When both his parents took ill and needed his care, he returned to the U.S. “My parents were still living in the house where I grew up, which is kind of the center of Here,” he says. Then a few years after they had both passed away, McGuire was awarded The Dorothy and Lewis B. Cullman Center for Scholars and Writers fellowship at the New York Public Library, which gave him the time and resources to get focused on the project again.
In 2011 Joel Smith, a curator and the head of the photography department at the Morgan, put the original Here strip in an exhibition called “The Life and Death of Buildings” at the Princeton Museum, a show of mostly photographs. “[Smith] once mentioned that it would be nice to do a show when I finished the book, a 'making of' exhibition,” Mcguire says, referring to what is now the exhibition at the Morgan. The NYPL made a lot of the funding possible.
Besides seeing the original strip and the process of how the current book came together, attendees will also have the first look at the e-book, which McGuire says is an integral part of the re-invention of the original strip. “The story was always non-linear, but it seems tailor-made for new media. The e-book deconstructs the book. I worked closely with a genius developer, Stephen Betts. The iPad version is the enhanced version, you can swipe the pages and read it as you would the book, or you can move through it in a more free form way, the backgrounds and panels are free from the page layouts in the book and can be reshuffled, new combinations and new connections happen. The full version will also include animated gifs. Tiny movements that are timed so they don’t happen often so they are a surprise when you see them. A curtain may move with a breeze, or a petal may fall from a flower, a person reading may turn a page. There are no sound effects or music, it feels closer to reading experience than a film experience.”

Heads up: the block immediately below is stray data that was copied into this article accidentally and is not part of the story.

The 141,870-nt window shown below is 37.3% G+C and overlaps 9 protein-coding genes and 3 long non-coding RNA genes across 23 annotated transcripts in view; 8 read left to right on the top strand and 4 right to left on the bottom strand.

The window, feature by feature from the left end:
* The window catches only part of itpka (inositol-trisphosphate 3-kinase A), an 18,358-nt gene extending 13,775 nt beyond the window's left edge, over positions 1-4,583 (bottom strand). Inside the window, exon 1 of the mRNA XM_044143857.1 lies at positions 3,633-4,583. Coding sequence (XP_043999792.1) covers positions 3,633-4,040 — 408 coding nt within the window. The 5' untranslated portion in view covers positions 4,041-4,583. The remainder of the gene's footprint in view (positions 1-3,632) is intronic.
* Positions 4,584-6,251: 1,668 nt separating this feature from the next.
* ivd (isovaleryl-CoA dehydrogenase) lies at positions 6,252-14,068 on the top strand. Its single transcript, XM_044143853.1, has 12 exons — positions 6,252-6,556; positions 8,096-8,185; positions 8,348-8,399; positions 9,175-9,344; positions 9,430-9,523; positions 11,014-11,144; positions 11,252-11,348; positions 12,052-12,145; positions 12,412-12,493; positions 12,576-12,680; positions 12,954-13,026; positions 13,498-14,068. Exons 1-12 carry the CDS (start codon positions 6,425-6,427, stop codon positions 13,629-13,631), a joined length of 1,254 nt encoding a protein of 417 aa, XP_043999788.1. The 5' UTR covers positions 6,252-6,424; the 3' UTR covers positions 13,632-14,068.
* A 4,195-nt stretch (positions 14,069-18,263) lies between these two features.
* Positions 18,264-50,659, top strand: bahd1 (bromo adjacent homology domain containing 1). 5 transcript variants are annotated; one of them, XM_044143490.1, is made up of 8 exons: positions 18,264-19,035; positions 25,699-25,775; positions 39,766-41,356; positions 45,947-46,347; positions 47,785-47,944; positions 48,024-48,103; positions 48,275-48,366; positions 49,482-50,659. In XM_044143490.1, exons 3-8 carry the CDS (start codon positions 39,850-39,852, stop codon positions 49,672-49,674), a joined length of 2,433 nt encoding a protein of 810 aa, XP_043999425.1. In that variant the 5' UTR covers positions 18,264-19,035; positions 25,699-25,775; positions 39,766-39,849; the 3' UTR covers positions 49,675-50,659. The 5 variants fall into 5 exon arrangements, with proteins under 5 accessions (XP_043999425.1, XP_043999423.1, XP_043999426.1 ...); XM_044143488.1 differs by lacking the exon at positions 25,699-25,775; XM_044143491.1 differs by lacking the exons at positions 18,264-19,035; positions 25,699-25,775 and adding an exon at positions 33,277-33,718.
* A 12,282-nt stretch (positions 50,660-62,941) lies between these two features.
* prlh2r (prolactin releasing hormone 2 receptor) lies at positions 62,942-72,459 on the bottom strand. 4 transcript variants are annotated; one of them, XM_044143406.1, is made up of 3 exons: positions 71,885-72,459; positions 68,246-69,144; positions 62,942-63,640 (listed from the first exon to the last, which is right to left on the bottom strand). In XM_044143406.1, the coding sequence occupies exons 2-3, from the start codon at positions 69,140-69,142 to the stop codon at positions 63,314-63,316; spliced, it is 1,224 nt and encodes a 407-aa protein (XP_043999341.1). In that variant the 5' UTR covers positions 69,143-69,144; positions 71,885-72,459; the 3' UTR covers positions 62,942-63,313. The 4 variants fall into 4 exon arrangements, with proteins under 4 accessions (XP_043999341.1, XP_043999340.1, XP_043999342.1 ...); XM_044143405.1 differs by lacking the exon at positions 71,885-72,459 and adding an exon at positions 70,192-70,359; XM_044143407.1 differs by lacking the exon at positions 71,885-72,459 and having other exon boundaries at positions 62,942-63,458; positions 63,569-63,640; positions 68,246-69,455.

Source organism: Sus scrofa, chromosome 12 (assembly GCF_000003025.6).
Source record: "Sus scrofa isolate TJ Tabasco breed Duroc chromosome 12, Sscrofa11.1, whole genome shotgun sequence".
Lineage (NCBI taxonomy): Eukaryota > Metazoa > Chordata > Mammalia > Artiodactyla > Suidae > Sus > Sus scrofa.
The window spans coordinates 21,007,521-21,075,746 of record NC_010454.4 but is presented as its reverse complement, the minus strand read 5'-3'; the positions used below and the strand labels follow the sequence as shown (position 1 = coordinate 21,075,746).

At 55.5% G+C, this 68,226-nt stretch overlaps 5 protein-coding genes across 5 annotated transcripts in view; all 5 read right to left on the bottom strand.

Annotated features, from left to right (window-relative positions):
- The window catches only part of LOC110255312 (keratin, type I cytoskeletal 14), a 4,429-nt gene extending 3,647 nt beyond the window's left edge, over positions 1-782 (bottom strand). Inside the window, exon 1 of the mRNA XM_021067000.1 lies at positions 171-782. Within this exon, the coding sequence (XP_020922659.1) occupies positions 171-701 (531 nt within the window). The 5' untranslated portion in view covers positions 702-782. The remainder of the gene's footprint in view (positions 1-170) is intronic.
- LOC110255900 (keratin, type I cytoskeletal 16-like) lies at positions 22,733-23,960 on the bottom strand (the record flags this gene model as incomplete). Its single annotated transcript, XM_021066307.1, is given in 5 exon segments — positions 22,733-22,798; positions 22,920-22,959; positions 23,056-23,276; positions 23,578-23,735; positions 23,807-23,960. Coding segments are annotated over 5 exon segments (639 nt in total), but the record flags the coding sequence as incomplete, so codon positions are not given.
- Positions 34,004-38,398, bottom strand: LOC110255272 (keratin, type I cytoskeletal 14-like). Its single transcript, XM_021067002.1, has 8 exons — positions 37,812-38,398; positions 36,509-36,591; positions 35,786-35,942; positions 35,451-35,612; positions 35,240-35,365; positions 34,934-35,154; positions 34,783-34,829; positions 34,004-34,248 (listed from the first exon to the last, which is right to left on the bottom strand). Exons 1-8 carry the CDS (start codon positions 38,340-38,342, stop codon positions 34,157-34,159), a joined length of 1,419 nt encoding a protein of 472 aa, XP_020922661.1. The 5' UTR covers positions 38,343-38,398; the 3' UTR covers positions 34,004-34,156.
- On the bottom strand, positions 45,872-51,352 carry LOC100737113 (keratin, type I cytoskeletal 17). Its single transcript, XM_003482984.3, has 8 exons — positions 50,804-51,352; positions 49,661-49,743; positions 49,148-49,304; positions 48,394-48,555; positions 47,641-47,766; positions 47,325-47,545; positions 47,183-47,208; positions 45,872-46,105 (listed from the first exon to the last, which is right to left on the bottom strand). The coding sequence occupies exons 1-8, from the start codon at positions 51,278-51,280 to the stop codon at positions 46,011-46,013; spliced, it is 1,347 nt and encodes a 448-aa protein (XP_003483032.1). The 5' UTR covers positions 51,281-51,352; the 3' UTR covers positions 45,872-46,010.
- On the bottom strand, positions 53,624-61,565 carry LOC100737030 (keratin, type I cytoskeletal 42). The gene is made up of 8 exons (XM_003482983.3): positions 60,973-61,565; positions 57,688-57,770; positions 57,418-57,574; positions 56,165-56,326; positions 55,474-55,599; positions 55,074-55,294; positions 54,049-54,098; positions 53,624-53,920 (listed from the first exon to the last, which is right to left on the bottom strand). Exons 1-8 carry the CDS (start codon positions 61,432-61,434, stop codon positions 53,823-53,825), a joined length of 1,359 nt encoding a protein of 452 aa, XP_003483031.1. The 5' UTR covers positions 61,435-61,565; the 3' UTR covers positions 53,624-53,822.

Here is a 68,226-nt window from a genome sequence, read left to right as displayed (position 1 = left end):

Each of McGuire's projects start from point zero. “I don’t feel I own a particular style,” he says. “When I made the original strip it was in a very generic style, because it was the correct solution for the story. It had to be as easy to read as an instruction manual, so the reader could follow what was happening very clearly when the interlaced time panels start being introduced. Going back into the project again was tricky. I felt it had to be similar to the original version but in a new way. I didn’t want to mimic that first approach, I never thought I would merely be adding pages to the original. This was to be a re-invention.”
He wanted to maintain the feeling of a scrapbook or photo album. But unlike the RAW version, he added watercolors next to tight vector art done with the computer. “I didn't want it all to feel equal because days themselves never feel equal, the quality of light, the weather, different temperatures and moods are different, I wanted to suggest that,” he says.
For McGuire, the printed book is the finished art. But this unique exhibition reveals more than just the process—it speaks to his joy in how the strip holds up today. But there’s another bonus: “One thing that got me excited conceptually,” he says, “was having the exhibition in a one-room gallery that is about a book that takes place in one room.”